While this may sometimes be down to adverse financial circumstances making it a necessity, there are many who are happy to consider working with no thought of ever fully retiring. This is especially the case when you consider that you’re able to access your pension or super fund to create income flexibility.
After all, if you’re happy working and still living a comfortable and fulfilling life, there’s no need to stop unless you have concerns about your health.
This could particularly be the case if you own your own business. You may well have built this up from scratch, and so are loathe to totally let go of the reins.
4. Cashflow forecasting can help inform your planning
As part of deciding when to retire, cashflow forecasting can give you valuable insight into your financial position – both at the present time and projecting into the future.
It uses your key financial details along with other data, such as inflation rates and projected investment returns, to help you look ahead and see how retirement at a specific time will look from a financial perspective.
As well as modelling varying scenarios around different retirement dates, it can also flag up any issues that could prevent you retiring when you want, giving you the opportunity to address these.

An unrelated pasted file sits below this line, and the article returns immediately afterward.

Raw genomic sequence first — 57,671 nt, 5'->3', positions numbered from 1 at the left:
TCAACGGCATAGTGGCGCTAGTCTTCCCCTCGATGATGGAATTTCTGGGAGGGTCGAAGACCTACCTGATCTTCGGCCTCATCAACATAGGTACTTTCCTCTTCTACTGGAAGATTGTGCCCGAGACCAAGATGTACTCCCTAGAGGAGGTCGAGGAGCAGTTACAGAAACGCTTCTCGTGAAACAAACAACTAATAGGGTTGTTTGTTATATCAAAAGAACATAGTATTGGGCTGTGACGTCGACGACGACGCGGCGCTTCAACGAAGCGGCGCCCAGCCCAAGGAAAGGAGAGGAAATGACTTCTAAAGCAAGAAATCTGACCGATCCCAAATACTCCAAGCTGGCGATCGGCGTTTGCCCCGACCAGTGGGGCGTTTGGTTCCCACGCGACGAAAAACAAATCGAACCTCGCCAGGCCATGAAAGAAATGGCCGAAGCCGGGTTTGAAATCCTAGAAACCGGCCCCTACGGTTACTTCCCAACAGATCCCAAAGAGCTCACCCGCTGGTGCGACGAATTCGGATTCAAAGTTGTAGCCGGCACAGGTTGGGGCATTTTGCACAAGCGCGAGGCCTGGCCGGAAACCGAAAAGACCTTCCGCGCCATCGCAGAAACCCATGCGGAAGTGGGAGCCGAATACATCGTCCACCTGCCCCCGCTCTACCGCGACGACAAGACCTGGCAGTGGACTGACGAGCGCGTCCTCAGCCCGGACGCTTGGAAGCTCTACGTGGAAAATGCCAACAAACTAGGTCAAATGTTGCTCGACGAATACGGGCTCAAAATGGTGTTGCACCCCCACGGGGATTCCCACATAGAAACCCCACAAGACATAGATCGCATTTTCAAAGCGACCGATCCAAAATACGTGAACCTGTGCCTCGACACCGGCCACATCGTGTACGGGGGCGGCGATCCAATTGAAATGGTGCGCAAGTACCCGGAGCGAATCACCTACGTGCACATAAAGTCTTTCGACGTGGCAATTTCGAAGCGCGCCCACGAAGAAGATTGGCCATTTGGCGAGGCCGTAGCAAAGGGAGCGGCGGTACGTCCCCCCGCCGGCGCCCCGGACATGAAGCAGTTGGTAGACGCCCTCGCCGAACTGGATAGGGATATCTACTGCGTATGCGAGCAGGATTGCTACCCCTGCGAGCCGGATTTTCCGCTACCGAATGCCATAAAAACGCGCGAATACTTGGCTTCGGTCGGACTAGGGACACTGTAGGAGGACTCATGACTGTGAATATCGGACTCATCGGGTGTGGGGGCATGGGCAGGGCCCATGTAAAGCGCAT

Regular cashflow forecasting could be useful as an integral part of your financial planning, particularly as you start thinking about when you will want to retire.
5. It’s important to have a plan
One important way you can give yourself the best possible chance of being able to retire whenever you want is to make sure you plan ahead.
By having a robust retirement plan in place, you’ll be able to react to external issues and changes in your personal circumstances effectively, and not be blown off course by unexpected events.
Effective planning can also help you prioritise your pension arrangements and ensure you have the right investment strategy to help you achieve your goals.
A good plan will also include details of what you would like to do once you do retire, and give you the best possible chance of turning any post-retirement dreams you may have into reality.
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If you want to talk through your own plans for retirement, and benefit from our expert advice, please get in touch with us.
The value of your investments can go down as well as up and you may not get back the full amount you invested. Past performance is not a reliable indicator of future performance.
A pension is a long-term investment. The fund value may fluctuate and can go down, which would have an impact on the level of pension benefits available. Your pension income could also be affected by the interest rates at the time you take your benefits.
This article is for information only. Please do not solely rely on anything you have read in this article and ensure that you conduct your own research to ensure any actions you may take are suitable for your circumstances. All contents are based on our understanding of ATO and HMRC legislation, which is subject to change.